This can be a sticky question when you file your taxes, and it is often overlooked. If your child was mowing lawns or working at a drive-in this summer, can you still claim them as a dependent on your taxes?
When you are dealing with a dependent child, the tax rules are not the same as dealing with any other type of dependent. The first question you need to answer is if they provided more than half of their own support in items such as gifts, fun activities and entertainment, food, housing, their clothes and buying along with maintaining their own car. This can also include other forms of transportation and school expenses. Keep in mind, that if you claim your child as a dependent on your tax return, then they should not claim their own exemption, even if you chose not to claim them for other reasons.
It is important your child gets started off on the right foot with the IRS. To help them, you may want to include them in your meeting with your tax professional, when you go over your return filing. They will not only see the correct way to handle this question, but how they will probably be handing taxes in the future. It is also an important lesson in understanding the taxes being withheld from their paycheck; where that money is going, and the ramification of not checking the right box for dependent or tax exemption, when they do the paper work for their first employment experiences.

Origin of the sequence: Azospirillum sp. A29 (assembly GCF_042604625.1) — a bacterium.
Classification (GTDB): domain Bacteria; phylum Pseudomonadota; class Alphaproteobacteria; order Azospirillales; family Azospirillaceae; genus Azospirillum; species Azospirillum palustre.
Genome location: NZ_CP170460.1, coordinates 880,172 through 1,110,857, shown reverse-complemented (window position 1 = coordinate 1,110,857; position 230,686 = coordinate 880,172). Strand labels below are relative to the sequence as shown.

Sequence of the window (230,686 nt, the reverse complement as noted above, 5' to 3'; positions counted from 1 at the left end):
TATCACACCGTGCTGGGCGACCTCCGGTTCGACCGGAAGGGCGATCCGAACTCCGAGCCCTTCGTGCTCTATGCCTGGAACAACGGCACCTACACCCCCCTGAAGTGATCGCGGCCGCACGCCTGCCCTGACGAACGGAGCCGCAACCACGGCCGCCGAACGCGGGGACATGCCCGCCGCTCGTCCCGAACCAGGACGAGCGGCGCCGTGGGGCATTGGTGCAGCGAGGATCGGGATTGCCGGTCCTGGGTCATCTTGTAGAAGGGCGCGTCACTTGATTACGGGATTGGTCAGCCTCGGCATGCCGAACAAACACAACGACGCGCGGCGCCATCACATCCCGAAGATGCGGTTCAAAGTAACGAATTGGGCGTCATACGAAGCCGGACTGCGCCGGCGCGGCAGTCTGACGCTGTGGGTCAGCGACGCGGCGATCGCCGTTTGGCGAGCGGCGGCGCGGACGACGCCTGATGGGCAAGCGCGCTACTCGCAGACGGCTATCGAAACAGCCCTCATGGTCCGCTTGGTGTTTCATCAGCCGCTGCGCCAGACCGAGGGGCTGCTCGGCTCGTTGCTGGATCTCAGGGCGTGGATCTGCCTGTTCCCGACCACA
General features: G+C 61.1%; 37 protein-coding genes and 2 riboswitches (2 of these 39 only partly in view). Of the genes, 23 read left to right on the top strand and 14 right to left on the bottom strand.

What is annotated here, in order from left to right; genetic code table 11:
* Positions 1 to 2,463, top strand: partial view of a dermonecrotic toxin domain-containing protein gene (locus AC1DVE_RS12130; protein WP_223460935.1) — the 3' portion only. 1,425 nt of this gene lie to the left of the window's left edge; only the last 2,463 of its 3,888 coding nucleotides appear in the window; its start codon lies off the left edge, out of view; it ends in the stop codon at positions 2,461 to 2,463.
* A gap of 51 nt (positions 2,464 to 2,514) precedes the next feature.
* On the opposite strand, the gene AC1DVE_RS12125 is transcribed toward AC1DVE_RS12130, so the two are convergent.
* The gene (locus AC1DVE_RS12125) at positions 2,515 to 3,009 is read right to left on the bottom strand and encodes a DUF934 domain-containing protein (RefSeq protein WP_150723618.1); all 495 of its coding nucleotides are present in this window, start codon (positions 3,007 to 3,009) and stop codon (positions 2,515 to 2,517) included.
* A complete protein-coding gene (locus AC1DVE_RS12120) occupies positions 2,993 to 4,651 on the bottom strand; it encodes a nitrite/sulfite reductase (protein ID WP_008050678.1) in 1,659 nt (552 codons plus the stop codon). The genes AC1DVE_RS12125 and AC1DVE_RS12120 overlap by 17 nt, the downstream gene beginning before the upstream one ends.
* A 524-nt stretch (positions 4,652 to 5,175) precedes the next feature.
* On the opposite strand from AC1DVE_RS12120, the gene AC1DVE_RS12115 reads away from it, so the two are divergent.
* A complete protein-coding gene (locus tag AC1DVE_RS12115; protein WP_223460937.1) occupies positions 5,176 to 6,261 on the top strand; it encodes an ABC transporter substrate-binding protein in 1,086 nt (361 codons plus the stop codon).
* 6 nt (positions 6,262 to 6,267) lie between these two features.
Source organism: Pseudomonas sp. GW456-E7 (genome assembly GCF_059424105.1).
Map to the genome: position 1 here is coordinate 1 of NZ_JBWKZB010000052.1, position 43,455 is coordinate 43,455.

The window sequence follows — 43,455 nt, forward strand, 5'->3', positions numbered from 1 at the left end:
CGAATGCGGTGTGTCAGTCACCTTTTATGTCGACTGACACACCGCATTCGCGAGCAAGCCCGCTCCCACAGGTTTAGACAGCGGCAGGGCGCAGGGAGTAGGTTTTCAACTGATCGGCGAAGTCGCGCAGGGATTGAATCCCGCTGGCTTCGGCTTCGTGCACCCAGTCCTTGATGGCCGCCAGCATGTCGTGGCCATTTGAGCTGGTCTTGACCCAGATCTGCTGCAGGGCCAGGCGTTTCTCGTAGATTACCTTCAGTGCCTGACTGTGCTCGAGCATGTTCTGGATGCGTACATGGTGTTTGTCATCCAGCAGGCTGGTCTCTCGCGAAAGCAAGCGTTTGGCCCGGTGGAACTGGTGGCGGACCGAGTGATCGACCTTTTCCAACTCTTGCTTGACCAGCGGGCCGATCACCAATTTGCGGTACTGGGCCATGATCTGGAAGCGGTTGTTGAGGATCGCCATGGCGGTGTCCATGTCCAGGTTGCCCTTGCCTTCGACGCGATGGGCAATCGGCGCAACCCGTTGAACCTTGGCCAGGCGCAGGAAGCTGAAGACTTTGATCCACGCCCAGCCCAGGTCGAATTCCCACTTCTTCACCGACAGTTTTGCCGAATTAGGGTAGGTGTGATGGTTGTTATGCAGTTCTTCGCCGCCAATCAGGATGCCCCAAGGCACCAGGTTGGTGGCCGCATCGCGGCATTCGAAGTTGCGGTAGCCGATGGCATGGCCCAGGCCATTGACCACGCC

A lot of things change when your child starts working that first after school job. Another question to answer is, if you have to put their income on your statement, or if it might create an issue when applying for collegiate grants and loans. Laws are changing yearly on these questions, so they should be on your list for your tax professional. In the past, if a dependent earned income of more than $6,200, they had to file, and that could include dividends and interest from items such as grandparents purchasing whole life policies for your child.
Normally, it is best for your child to file a tax return if there is profit involved from an item such as dividends. They will have their own tax rate that will not be connected to your incomes rate. There is not a minimum age requirement for filing, so this is another good question to have ready for your tax professional.
A child dependent, under the age of 17, usually will still qualify for a child tax credit; but keep in mind the best option to help your child get started with their own tax situations, and keep your tax professional informed of any and all changes in employment and earned income. If you are looking for answers, we are always available at Affordable Tax Prep & Bookkeeping Services.